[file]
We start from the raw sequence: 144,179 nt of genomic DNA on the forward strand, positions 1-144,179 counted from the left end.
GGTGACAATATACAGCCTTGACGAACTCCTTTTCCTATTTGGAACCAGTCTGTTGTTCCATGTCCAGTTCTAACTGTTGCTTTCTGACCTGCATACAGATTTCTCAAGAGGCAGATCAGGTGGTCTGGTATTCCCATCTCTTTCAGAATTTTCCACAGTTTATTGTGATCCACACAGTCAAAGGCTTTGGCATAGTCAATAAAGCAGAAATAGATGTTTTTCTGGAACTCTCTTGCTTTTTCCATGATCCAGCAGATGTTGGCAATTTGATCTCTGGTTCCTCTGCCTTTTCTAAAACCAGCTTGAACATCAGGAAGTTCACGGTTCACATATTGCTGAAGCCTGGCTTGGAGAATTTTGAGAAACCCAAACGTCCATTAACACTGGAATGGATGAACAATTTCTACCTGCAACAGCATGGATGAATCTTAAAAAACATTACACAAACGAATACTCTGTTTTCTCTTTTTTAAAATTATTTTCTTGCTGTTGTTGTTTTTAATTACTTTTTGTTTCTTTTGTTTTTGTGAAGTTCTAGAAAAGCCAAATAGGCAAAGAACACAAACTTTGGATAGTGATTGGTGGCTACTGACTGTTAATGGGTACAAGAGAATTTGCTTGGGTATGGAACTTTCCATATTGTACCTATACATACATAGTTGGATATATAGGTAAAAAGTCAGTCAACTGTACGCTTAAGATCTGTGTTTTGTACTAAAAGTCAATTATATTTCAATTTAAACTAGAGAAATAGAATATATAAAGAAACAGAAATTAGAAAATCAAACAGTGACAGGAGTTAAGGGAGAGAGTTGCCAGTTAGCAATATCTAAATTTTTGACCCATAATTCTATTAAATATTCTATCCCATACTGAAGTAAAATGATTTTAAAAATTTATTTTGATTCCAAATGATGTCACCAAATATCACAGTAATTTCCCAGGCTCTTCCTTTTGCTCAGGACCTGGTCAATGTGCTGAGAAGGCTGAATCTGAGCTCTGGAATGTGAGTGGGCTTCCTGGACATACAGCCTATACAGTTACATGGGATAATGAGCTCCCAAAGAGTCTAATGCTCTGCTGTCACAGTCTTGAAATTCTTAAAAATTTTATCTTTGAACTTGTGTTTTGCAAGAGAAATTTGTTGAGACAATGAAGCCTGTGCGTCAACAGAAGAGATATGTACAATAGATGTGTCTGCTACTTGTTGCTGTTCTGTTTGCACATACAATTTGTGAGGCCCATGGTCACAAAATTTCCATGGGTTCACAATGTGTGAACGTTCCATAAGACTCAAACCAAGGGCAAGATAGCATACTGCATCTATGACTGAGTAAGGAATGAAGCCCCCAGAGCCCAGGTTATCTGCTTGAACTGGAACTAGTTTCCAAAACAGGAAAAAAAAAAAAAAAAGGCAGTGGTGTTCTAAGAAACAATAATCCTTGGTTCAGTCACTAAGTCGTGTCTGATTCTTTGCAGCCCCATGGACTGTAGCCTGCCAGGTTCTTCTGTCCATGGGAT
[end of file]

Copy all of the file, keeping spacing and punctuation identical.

We start from the raw sequence: 144,179 nt of genomic DNA on the forward strand, positions 1-144,179 counted from the left end.
GGTGACAATATACAGCCTTGACGAACTCCTTTTCCTATTTGGAACCAGTCTGTTGTTCCATGTCCAGTTCTAACTGTTGCTTTCTGACCTGCATACAGATTTCTCAAGAGGCAGATCAGGTGGTCTGGTATTCCCATCTCTTTCAGAATTTTCCACAGTTTATTGTGATCCACACAGTCAAAGGCTTTGGCATAGTCAATAAAGCAGAAATAGATGTTTTTCTGGAACTCTCTTGCTTTTTCCATGATCCAGCAGATGTTGGCAATTTGATCTCTGGTTCCTCTGCCTTTTCTAAAACCAGCTTGAACATCAGGAAGTTCACGGTTCACATATTGCTGAAGCCTGGCTTGGAGAATTTTGAGAAACCCAAACGTCCATTAACACTGGAATGGATGAACAATTTCTACCTGCAACAGCATGGATGAATCTTAAAAAACATTACACAAACGAATACTCTGTTTTCTCTTTTTTAAAATTATTTTCTTGCTGTTGTTGTTTTTAATTACTTTTTGTTTCTTTTGTTTTTGTGAAGTTCTAGAAAAGCCAAATAGGCAAAGAACACAAACTTTGGATAGTGATTGGTGGCTACTGACTGTTAATGGGTACAAGAGAATTTGCTTGGGTATGGAACTTTCCATATTGTACCTATACATACATAGTTGGATATATAGGTAAAAAGTCAGTCAACTGTACGCTTAAGATCTGTGTTTTGTACTAAAAGTCAATTATATTTCAATTTAAACTAGAGAAATAGAATATATAAAGAAACAGAAATTAGAAAATCAAACAGTGACAGGAGTTAAGGGAGAGAGTTGCCAGTTAGCAATATCTAAATTTTTGACCCATAATTCTATTAAATATTCTATCCCATACTGAAGTAAAATGATTTTAAAAATTTATTTTGATTCCAAATGATGTCACCAAATATCACAGTAATTTCCCAGGCTCTTCCTTTTGCTCAGGACCTGGTCAATGTGCTGAGAAGGCTGAATCTGAGCTCTGGAATGTGAGTGGGCTTCCTGGACATACAGCCTATACAGTTACATGGGATAATGAGCTCCCAAAGAGTCTAATGCTCTGCTGTCACAGTCTTGAAATTCTTAAAAATTTTATCTTTGAACTTGTGTTTTGCAAGAGAAATTTGTTGAGACAATGAAGCCTGTGCGTCAACAGAAGAGATATGTACAATAGATGTGTCTGCTACTTGTTGCTGTTCTGTTTGCACATACAATTTGTGAGGCCCATGGTCACAAAATTTCCATGGGTTCACAATGTGTGAACGTTCCATAAGACTCAAACCAAGGGCAAGATAGCATACTGCATCTATGACTGAGTAAGGAATGAAGCCCCCAGAGCCCAGGTTATCTGCTTGAACTGGAACTAGTTTCCAAAACAGGAAAAAAAAAAAAAAAAGGCAGTGGTGTTCTAAGAAACAATAATCCTTGGTTCAGTCACTAAGTCGTGTCTGATTCTTTGCAGCCCCATGGACTGTAGCCTGCCAGGTTCTTCTGTCCATGGGAT